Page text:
Noh hopes to stake Merit claim
Noh Seung-yul plans to launch a title bid in his debut at the UBS Hong Kong Open to seal the Asian Tour’s Order of Merit title.
Korea’s Noh Seung-yul plans to launch a title bid in his debut at the UBS Hong Kong Open to seal the Asian Tour’s Order of Merit title this week.
The $2.5 million showpiece, which kicks off at the Hong Kong Golf Club on Thursday, could potentially be his final event on the Asian Tour this season as he will undergo corrective laser eye surgery in early December.
Currently ahead of second-placed Marcus Fraser of Australia by $243,220, Noh knows his bid to become the youngest Asian Tour number one in history depends largely on this week’s outing.
“I’m going to be working hard to try to clinch the Order of Merit. I’m looking forward to it,” said Noh, winner of the Malaysian Open in March.
“There are several tournaments left but this is a critical one as it could be my last event in Asia. I’m scheduled for laser eye surgery and because it will take six weeks to recover, I need to time it right to get ready for 2011.
“Therefore, I’m going to try to get a big lead on the Merit race so that my closest challengers will not have a chance to catch me.”
The talented Korean, currently ranked 67th in the world, missed his first cut of the season in Singapore last week but shrugged it off as a minor setback. Noh said he was still recuperating from a stomach ailment where he lost three kilograms in weight.
“I struggled on the greens. Over the last few years, I’ve never really played well in Singapore, so I wasn’t too disappointed,” said Noh.
“I had the opportunity to play in the last two UBS Hong Kong Opens but as I was competing in the PGA Tour qualifying school, I had to miss this. So it’s the first time I’m playing here and it feels like I’m making my professional debut,” he added.
Countryman and Asia’s first Major winner Y.E. Yang will also carry the region’s challenge in the co-sanctioned Asian Tour and European Tour tournament which has attracted European Ryder Cup stars Graeme McDowell, Rory McIlroy, Miguel Angel Jimenez and Ian Poulter along with captain Colin Montgomerie, a former UBS Hong Kong Open champion, and two-time Major winner John Daly.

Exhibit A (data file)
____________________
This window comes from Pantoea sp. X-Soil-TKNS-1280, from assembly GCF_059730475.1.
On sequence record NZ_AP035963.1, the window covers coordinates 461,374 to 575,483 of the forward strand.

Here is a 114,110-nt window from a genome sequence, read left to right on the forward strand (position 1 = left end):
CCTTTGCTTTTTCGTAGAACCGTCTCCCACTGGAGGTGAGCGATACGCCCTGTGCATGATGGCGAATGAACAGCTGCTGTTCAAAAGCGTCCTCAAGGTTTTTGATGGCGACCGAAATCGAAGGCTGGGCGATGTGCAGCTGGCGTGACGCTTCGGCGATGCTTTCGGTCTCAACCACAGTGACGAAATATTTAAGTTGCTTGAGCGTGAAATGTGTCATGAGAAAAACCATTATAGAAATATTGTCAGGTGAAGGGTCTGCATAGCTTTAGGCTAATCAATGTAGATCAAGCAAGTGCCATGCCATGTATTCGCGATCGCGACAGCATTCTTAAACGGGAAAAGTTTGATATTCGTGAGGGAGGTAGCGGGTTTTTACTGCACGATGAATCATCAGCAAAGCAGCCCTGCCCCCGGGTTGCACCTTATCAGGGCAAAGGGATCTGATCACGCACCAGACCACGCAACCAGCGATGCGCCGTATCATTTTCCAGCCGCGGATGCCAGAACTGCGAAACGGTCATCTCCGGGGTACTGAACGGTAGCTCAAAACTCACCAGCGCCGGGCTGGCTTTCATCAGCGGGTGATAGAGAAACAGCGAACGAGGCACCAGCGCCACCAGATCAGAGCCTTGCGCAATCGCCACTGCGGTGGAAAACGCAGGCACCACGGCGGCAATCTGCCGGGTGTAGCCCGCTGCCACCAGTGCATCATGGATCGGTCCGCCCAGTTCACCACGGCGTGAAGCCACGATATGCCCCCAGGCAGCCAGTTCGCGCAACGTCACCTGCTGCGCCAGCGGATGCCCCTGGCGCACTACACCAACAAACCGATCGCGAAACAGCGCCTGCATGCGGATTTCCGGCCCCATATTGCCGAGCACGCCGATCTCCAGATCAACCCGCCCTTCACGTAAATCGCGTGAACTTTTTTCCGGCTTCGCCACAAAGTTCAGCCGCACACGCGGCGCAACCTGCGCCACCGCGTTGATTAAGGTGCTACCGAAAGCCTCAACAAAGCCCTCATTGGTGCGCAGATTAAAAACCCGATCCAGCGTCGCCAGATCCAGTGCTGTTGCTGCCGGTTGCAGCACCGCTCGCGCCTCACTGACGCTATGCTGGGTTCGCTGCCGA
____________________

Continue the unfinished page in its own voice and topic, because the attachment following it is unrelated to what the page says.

Yang is hoping to live up to the saying “Beware the injured golfer” as he has yet to recover fully from a neck injury sustained in Singapore. “I have to really pace myself and try to not aggravate anything. I’ll still try to put on a good show,” said the Asian Tour honorary member.
“I’ve not played exceptionally well in Hong Kong, finishing in the mid-20s previously. Hopefully I can get it right this week and break this little slump of mine.”
Thai star Thongchai Jaidee, the reigning Asian number one, is relishing the opportunity to improve on his second and third place finishes in the UBS Hong Kong Open in 2006 and 2007 although a cold putter continues to haunt him.
“My game is feeling good but the putting has not been very good. I’m still working hard at it. It’s not been good for three or four months,” said the 12-time winner in Asia. “You need to be on top of your game plan to do well. If I putt well, I’ll have a good chance.”
Another man relishing a chance at glory in Hong Kong is Filipino Juvic Pagunsan, who finished runner-up here in 2006.
“It’s one of the best stops on the Asian Tour. It’s a big tournament and I always like coming here. I always feel confident coming back to Fanling,” said Pagunsan, who won the Bali Open two weeks ago on the Asian Development Tour.
“Finishing second here in 2006 was a nice feeling. It’s still very fresh in my memory and hopefully I can better that position.”
The last Asian to win the UBS Hong Kong Open, Chinese Taipei’s Lin Wen-tang, is dreaming of victory once more, two years after pulling off one of the greatest shots ever witnessed in Fanling.
Stuck in thick woods after an errant drive off the 18th tee, Lin produced an extraordinary recovery shot high over trees which landed several feet away for a birdie that kept him in the play-off against Rory McIlory and Francesco Molinari. Lin then defeated McIlroy at the second extra hole.
“I still reminisce about my victory. And of course I remember the shot from the trees. It was a crazy shot. If I were to try hitting the same shot again, I don’t think I will pull it off. When I’m at home, I still watch the DVD of the tournament and will play that shot over and over again. It was an impossible shot,” said Lin, who will play the opening two rounds with McIlroy.
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